12 Mar 2020
A scenic treasure trove of Important Cultural Properties, the Natadera Temple complex in Komatsu is surrounded by untouched woodlands that appear today much as they must have thirteen centuries ago when records suggest the sanctuary was founded. The monk Taicho established the temple in 717 to venerate nearby Mount Haku (Hakusan) and spread the nature-based wisdom he received during his ascetic wanderings on its slopes. Today Natadera Temple also encompasses the teachings of the Koyasan Shingon sect of Buddhism founded by Kukai (known posthumously as Kobo Daishi; 774-835), uniting the Hakusan faith of mountain and nature worship with Buddhist traditions.
Thanks to its permanent mantle of snow even at the height of summer, Mount Haku (“white mountain”) is revered as a sacred place to which all spirits return for purification before rebirth. Together with a wooden image of Kannon (Avalokiteshvara, the bodhisattva of compassion) said to have been carved by Taicho himself, the mountain is a main object of worship at Natadera Temple. The temple’s foundational instruction-that divinity resides in all living things-honors our intrinsic connection to nature.
The natural rock formations that form the backdrop to the showcase garden are carved with steps that lead to hand-cut meditation caves. It is believed that the caves were used for prayer even in prehistoric times; pilgrims likened them to a mother’s womb and used them for symbolic rites of death and rebirth. Today entry to these caves is barred for preservation and safety reasons, but a ritual of rebirth can be experienced in the natural cave of the temple’s main sanctuary, the Hall of Compassion.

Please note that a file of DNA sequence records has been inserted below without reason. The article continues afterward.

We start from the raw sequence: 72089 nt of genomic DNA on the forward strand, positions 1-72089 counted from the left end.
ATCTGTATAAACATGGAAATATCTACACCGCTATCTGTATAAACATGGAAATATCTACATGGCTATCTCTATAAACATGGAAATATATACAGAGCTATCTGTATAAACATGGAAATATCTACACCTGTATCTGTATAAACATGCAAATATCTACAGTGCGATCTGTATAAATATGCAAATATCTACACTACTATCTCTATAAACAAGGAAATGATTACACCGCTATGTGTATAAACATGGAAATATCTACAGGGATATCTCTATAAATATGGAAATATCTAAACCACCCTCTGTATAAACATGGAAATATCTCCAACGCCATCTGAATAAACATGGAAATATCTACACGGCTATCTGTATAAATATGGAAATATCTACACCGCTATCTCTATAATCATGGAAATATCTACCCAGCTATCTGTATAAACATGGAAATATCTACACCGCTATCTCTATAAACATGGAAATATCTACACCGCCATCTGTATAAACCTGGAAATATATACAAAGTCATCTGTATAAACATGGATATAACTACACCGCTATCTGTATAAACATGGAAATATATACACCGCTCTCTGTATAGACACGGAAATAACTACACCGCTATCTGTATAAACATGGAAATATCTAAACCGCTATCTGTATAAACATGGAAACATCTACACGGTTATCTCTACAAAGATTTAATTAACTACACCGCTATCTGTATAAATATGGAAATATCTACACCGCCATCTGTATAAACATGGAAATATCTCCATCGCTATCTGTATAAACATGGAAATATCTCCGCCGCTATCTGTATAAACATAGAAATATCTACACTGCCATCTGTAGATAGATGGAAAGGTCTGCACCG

The name Nata is believed to have been bestowed on the temple in 968 by Retired Emperor Kazan, who constructed its initial buildings (later destroyed) and enabled the sanctuary to prosper. Maeda Toshitsune, the third-generation head of the Maeda family that once ruled this area, erected the present-day main structure and three-storied pagoda in 1642. Both are Important Cultural Properties.
Yu-122 Nata-machi, Komatsu, Ishikawa 923-0336
Find more information visit natadera.com
Ikumo Temple Lodgings
20-13.14 Nata-machi, Komatsu, Ishikawa 923-0336
Find out more at www.ikumo-hakusan.jp
See explorekomatsu.com for information on things to do throughout the city of Komatsu.
This English-language text was created by the Japan Tourism Agency